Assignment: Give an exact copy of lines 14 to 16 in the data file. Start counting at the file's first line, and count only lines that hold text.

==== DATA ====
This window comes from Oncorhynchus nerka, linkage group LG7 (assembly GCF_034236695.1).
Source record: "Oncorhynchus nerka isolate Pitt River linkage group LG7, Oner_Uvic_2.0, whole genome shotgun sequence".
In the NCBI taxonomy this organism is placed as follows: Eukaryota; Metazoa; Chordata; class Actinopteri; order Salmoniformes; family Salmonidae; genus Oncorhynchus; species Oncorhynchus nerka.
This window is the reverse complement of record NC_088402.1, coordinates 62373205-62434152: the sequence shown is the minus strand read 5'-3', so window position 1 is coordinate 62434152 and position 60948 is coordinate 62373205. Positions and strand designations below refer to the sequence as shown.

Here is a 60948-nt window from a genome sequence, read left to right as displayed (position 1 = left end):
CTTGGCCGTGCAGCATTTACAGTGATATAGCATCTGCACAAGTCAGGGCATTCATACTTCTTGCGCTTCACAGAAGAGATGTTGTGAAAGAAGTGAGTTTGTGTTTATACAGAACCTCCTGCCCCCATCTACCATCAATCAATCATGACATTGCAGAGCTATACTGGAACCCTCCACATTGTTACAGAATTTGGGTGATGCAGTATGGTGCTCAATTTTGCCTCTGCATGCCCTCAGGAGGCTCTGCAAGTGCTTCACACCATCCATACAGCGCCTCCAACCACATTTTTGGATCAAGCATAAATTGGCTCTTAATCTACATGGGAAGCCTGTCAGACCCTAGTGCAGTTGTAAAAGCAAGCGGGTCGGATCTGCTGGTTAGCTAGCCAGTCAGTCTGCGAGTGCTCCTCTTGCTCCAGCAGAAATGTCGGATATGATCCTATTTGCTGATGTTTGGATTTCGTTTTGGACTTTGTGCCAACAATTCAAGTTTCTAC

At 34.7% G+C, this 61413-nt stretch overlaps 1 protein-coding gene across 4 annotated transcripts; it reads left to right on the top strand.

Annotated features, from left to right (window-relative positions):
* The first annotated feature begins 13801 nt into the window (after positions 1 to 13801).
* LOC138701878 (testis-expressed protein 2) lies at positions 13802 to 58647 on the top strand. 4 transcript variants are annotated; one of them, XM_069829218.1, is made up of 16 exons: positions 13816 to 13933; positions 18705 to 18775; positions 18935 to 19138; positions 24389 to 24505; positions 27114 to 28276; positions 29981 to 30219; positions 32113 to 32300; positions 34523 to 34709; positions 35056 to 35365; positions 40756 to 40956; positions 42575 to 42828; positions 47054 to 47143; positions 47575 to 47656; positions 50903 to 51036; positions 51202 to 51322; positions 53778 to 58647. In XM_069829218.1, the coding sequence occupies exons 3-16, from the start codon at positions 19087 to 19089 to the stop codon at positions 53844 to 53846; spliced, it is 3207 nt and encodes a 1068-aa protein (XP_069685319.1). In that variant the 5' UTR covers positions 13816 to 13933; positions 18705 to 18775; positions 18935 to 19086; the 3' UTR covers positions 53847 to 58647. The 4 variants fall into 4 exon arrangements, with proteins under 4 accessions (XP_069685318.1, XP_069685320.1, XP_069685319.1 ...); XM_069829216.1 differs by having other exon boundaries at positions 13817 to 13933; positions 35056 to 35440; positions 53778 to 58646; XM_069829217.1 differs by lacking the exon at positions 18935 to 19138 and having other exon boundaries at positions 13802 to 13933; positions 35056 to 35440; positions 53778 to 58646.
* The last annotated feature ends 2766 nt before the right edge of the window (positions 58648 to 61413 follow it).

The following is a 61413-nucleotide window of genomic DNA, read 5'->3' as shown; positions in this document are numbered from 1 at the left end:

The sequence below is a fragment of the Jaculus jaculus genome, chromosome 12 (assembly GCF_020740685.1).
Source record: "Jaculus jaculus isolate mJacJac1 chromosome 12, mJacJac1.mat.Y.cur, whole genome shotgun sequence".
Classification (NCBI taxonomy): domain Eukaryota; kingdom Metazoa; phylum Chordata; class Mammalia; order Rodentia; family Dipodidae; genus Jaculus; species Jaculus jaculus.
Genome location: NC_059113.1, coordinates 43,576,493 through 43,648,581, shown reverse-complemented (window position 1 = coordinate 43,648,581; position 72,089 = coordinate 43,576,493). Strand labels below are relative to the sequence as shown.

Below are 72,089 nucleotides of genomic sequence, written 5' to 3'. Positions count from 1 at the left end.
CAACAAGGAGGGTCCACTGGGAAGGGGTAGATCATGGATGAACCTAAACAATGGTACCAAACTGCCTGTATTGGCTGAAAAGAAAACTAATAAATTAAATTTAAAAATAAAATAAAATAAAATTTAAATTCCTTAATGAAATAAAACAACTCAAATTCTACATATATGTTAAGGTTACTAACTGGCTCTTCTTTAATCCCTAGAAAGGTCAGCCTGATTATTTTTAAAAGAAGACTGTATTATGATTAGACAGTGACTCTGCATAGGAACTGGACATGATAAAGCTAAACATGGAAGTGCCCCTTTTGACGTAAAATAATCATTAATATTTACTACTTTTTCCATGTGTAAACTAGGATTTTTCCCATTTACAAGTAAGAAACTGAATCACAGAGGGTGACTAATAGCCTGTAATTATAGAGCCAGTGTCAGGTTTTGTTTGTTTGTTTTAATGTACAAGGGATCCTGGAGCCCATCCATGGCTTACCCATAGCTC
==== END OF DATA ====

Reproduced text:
Source record: "Jaculus jaculus isolate mJacJac1 chromosome 12, mJacJac1.mat.Y.cur, whole genome shotgun sequence".
Classification (NCBI taxonomy): domain Eukaryota; kingdom Metazoa; phylum Chordata; class Mammalia; order Rodentia; family Dipodidae; genus Jaculus; species Jaculus jaculus.
Genome location: NC_059113.1, coordinates 43,576,493 through 43,648,581, shown reverse-complemented (window position 1 = coordinate 43,648,581; position 72,089 = coordinate 43,576,493). Strand labels below are relative to the sequence as shown.